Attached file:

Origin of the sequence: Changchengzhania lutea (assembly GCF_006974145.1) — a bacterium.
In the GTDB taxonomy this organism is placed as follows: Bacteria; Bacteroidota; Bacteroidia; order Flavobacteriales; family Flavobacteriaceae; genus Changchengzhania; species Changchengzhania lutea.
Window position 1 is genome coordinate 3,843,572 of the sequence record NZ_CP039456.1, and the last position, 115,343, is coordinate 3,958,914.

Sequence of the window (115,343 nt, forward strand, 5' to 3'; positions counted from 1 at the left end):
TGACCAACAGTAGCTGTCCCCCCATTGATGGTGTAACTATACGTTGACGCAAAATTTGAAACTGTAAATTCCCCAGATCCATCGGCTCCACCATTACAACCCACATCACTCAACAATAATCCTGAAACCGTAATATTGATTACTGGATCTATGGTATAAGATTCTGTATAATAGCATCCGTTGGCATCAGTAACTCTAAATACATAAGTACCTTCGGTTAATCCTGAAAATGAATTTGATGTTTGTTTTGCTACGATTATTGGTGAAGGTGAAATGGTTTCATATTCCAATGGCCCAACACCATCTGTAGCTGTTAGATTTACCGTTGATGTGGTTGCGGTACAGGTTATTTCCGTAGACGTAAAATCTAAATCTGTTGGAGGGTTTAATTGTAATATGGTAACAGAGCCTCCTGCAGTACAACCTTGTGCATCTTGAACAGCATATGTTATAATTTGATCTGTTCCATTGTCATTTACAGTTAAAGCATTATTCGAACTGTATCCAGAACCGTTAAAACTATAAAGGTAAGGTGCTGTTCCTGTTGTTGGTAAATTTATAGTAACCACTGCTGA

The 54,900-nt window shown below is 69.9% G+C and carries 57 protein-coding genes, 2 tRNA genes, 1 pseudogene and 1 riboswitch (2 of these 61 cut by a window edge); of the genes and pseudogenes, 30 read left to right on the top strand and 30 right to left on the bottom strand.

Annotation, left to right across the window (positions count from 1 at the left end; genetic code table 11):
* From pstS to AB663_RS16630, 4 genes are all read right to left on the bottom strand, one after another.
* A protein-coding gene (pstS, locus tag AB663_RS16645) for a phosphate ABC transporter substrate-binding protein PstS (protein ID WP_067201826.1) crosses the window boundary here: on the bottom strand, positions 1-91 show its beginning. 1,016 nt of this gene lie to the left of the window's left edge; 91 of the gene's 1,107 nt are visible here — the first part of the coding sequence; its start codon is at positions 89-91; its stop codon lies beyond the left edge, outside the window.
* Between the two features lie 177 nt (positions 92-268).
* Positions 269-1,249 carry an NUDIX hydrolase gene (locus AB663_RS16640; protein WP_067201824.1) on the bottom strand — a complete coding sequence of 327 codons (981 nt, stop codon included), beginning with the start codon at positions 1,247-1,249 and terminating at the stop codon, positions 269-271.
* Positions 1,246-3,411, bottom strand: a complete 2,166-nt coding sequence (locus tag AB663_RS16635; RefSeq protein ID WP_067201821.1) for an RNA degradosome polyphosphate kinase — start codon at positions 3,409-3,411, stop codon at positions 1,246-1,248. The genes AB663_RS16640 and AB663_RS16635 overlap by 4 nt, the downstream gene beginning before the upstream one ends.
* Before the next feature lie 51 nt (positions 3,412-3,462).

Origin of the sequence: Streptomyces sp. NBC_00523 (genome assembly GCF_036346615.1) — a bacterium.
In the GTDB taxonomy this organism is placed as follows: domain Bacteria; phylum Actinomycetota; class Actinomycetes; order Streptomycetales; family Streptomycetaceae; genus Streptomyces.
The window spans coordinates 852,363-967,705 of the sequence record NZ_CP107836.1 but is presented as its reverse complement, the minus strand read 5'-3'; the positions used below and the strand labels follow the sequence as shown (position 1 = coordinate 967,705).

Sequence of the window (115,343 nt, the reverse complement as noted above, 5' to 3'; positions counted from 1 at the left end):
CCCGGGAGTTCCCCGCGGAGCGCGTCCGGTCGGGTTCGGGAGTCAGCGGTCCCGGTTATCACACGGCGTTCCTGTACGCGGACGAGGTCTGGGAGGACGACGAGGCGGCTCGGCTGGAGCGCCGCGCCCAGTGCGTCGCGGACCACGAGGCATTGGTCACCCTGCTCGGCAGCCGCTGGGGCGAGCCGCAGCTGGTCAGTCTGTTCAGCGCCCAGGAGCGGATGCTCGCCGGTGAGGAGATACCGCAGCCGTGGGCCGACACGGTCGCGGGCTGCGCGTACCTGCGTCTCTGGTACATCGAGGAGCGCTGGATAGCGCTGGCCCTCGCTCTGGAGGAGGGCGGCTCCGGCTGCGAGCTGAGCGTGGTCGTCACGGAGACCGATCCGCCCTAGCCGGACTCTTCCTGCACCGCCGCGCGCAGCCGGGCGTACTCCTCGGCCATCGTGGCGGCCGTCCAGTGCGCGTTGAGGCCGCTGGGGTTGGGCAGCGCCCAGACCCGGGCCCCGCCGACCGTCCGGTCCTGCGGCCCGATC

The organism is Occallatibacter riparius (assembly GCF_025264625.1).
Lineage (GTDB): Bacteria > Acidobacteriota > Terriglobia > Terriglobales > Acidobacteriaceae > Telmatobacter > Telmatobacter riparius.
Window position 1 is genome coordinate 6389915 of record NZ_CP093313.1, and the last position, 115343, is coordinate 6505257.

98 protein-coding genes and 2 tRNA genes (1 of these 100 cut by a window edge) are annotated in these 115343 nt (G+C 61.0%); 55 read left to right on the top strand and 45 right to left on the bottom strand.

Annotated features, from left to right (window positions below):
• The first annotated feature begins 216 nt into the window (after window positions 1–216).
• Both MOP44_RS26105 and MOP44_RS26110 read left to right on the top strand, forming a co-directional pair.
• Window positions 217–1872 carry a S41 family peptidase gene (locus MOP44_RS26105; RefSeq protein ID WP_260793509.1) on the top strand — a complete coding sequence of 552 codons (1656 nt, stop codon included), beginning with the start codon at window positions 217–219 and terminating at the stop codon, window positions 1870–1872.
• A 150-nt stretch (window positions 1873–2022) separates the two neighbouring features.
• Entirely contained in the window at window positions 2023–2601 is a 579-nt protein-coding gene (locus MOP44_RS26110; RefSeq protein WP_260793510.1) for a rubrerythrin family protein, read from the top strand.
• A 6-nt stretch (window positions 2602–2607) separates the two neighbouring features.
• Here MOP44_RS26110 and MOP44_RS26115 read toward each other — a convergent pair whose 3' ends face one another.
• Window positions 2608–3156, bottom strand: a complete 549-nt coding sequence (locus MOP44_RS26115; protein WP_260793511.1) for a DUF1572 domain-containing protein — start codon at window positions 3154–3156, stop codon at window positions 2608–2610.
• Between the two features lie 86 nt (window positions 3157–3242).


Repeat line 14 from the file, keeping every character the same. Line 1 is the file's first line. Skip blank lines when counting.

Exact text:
Origin of the sequence: Streptomyces sp. NBC_00523 (genome assembly GCF_036346615.1) — a bacterium.